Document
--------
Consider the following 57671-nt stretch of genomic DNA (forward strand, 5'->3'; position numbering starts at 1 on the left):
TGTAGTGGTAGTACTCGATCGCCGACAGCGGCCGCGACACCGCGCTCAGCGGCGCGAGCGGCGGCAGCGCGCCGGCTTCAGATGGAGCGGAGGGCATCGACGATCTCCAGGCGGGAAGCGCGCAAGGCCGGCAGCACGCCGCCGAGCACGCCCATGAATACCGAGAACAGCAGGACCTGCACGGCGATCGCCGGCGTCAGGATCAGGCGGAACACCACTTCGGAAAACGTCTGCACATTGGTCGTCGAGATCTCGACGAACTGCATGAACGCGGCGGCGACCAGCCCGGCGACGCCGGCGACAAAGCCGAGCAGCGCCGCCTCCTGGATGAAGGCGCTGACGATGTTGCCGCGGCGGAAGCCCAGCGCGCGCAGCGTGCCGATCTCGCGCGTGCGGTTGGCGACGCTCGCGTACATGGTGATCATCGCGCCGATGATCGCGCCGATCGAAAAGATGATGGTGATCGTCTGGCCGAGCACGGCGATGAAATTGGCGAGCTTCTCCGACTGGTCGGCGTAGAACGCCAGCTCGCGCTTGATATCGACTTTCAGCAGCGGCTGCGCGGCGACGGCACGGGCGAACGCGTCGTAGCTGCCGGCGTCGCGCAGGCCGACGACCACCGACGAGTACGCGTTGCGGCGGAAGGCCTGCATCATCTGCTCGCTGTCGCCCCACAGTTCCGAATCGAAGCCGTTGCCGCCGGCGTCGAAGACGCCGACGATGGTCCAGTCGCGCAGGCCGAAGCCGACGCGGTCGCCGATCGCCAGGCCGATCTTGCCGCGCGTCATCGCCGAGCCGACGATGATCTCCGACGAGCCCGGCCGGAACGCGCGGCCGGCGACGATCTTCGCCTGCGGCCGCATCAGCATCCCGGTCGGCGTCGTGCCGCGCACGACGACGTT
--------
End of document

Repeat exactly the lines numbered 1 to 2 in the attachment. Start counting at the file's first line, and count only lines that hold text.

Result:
Consider the following 57671-nt stretch of genomic DNA (forward strand, 5'->3'; position numbering starts at 1 on the left):
TGTAGTGGTAGTACTCGATCGCCGACAGCGGCCGCGACACCGCGCTCAGCGGCGCGAGCGGCGGCAGCGCGCCGGCTTCAGATGGAGCGGAGGGCATCGACGATCTCCAGGCGGGAAGCGCGCAAGGCCGGCAGCACGCCGCCGAGCACGCCCATGAATACCGAGAACAGCAGGACCTGCACGGCGATCGCCGGCGTCAGGATCAGGCGGAACACCACTTCGGAAAACGTCTGCACATTGGTCGTCGAGATCTCGACGAACTGCATGAACGCGGCGGCGACCAGCCCGGCGACGCCGGCGACAAAGCCGAGCAGCGCCGCCTCCTGGATGAAGGCGCTGACGATGTTGCCGCGGCGGAAGCCCAGCGCGCGCAGCGTGCCGATCTCGCGCGTGCGGTTGGCGACGCTCGCGTACATGGTGATCATCGCGCCGATGATCGCGCCGATCGAAAAGATGATGGTGATCGTCTGGCCGAGCACGGCGATGAAATTGGCGAGCTTCTCCGACTGGTCGGCGTAGAACGCCAGCTCGCGCTTGATATCGACTTTCAGCAGCGGCTGCGCGGCGACGGCACGGGCGAACGCGTCGTAGCTGCCGGCGTCGCGCAGGCCGACGACCACCGACGAGTACGCGTTGCGGCGGAAGGCCTGCATCATCTGCTCGCTGTCGCCCCACAGTTCCGAATCGAAGCCGTTGCCGCCGGCGTCGAAGACGCCGACGATGGTCCAGTCGCGCAGGCCGAAGCCGACGCGGTCGCCGATCGCCAGGCCGATCTTGCCGCGCGTCATCGCCGAGCCGACGATGATCTCCGACGAGCCCGGCCGGAACGCGCGGCCGGCGACGATCTTCGCCTGCGGCCGCATCAGCATCCCGGTCGGCGTCGTGCCGCGCACGACGACGTT